CYCLING ON LESVOS ISLAND
An ancient mystique lures me to a foreign land. The island of Lesvos proved bewitchingly alluring, not least because it is home to the oldest known female poet in history, Sappho, born in 628 BC in the town of Erassos. A second beckoning ingredient is a land’s potential for fine cycling,and Lesvos fit this bill.
Also known as Mytilini, Greece’s third largest island has a network of at least 400 miles of well-maintained paved roads. I once spent two weeks bicycling to just about every town and village in the island accessible by asphalt. I’m happy to report that as a single female traveler, I was never once harassed, disturbed, or pestered by any man.
Despite its size, foreign tourists do not dominate the island the way they command Santorini and Mykonos. There are pockets of mostly northern European tourist, yet more common are the countless empty beaches that make a bikini cumbersome. Rather than cater to tourists, Lesvians cherish a tranquil flow to life, insisting on the two or three hour afternoon nap regardless of whether business can be transacted and profits made. Siga-siga, meaning slowly in Greek, is a word I soon learned.
Lesvos terrain is strange. While the east is flush with greenery, orchards and water, the western half is dry and barren, having a desert feel. One thing that makes it easy to cycle in Lesvos, even its western side, is that you can always find fresh water to drink. Every town has at least one fountain, and invariably you’ll come upon running water in the middle of absolutely nowhere. In the mountains, the water is refreshingly cold and delicious.
I cycled throughout the island at a leisurely pace, stopping to tour several monasteries, soak in outdoor hot springs, marvel at the tantalizing view of the Turkish coastline or stop pedaling to listen to the clink-clank-clink orchestra of a score of goats crossing the road.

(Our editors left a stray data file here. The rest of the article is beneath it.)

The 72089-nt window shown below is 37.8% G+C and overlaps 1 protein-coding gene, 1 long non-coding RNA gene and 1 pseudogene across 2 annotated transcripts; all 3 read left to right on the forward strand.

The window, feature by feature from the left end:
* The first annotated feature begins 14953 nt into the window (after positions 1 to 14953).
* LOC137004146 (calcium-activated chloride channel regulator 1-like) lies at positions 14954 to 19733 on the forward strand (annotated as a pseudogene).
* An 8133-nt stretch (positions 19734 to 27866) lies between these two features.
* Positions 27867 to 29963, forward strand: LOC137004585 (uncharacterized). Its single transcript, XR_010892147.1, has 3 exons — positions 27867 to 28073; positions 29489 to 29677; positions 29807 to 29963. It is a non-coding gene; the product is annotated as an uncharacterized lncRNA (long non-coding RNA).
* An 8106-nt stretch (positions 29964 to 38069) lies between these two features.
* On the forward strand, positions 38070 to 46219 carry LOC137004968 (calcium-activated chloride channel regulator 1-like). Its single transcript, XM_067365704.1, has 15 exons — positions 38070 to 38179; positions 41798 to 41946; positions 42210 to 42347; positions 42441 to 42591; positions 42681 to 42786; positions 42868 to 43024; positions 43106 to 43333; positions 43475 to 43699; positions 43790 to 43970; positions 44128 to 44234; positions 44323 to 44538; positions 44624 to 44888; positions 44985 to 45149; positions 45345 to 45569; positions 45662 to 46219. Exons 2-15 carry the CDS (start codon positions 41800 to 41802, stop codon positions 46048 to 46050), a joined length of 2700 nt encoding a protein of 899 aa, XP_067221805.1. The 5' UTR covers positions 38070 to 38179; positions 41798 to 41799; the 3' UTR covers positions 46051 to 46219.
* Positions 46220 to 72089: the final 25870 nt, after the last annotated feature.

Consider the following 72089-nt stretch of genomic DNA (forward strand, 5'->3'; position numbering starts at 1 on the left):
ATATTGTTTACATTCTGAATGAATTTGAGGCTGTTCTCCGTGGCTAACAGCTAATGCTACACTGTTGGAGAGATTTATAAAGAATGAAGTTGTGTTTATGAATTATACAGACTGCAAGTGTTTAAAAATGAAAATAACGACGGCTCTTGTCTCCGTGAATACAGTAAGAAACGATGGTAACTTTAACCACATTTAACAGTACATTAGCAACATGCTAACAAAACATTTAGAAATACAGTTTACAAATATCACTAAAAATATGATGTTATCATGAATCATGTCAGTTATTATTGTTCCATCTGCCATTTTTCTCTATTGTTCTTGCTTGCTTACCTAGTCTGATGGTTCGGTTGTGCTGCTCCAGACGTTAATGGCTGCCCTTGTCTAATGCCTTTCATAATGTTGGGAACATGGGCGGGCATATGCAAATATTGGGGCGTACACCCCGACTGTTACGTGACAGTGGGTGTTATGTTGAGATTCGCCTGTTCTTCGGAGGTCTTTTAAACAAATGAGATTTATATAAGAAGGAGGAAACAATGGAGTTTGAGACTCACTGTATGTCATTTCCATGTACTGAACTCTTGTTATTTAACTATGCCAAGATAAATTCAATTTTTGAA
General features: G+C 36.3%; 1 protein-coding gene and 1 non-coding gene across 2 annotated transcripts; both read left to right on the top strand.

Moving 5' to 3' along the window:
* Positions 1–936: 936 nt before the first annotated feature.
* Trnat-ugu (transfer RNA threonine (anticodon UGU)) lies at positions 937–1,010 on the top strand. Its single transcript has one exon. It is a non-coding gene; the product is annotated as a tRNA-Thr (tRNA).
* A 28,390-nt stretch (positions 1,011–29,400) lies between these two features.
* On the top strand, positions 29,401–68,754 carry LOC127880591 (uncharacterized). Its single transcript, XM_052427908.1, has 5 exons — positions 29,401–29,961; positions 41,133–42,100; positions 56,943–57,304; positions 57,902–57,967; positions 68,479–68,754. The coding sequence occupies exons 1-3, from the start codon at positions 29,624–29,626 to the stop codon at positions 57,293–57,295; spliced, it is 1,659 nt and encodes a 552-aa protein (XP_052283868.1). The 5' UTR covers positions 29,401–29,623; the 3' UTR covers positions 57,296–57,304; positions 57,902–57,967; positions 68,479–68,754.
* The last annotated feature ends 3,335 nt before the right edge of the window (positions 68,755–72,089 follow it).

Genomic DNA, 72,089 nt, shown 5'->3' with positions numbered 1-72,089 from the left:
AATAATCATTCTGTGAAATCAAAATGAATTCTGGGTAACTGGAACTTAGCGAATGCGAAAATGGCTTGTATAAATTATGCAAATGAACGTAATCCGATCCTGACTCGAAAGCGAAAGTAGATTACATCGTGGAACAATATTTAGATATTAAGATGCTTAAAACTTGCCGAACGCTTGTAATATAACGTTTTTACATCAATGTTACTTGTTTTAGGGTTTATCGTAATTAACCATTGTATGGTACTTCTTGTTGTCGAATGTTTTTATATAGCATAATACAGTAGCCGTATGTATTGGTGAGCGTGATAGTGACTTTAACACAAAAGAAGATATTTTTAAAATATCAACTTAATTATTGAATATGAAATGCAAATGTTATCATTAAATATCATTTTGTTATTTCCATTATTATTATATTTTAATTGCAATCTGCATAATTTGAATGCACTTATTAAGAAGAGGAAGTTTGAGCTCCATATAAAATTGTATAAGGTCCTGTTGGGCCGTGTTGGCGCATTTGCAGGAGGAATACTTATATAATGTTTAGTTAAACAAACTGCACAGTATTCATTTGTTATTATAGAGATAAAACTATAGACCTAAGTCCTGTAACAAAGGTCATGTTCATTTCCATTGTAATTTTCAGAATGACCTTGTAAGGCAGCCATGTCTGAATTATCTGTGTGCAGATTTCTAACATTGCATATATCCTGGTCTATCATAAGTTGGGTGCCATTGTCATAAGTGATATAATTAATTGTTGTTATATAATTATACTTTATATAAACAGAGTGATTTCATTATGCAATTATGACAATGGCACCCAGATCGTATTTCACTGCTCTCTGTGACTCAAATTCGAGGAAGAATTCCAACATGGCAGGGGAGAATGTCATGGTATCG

I loved biking into mountain villages of 200-300 residents, like Pterounda or Ambelika or Pelopi whose Dukakis Street is named after guess who. Each village has a little plateia (square) with several coffeehouses, called kafeneions, where men sit for hours drinking thick Greek coffee from doll-sized white cups, “Mavro,” they order (black). There were a few times I was told that I was the only bicyclist in memory to cycle into their town.
Lesvians were in constant awe of my ability to traverse the island by bicycle. Biking 40 kilometers from Petra to Xidera by noon caused eyes to bulge in Xidera. Any new person joining the conversation was instantly advised of this remarkable feat as if I’d just cycled a century. I confess it felt great to be regarded as an athlete of Olympian caliber.
What the island lacks in antiquities, it makes up elsewhere, like the fascinating petrified forest with standing “trees.” Migrating birds from Africa attract an international crowd of birdwatchers. The Keloni Gulf, looking like a big lake, offers great windsurfing and the best sardines in Greece. Thermal hot springs punctuate the island, some lying directly in the sea, others inland. And of course, ouzo — that delightfully licorice tasting liquor –was born in Lesvos.
Visitors to Lesvos regard this precious island as one of Greece’s best kept secrets. The people are warm and riendly. The food is divinely delicious in part because Lesvos produces some of Greece’s finest olive oil. There are as yet no high rise hotels or packaged jumbo jets of tacky tourists trampling all over the place. You likely won’t meet another foreign tourist while on the road. For sister cyclists on the look-out for a female friendly, mountain-sea locale that offers physical challenges and a siga-siga charm, Lesvos is waiting to unleash your goddess spirit.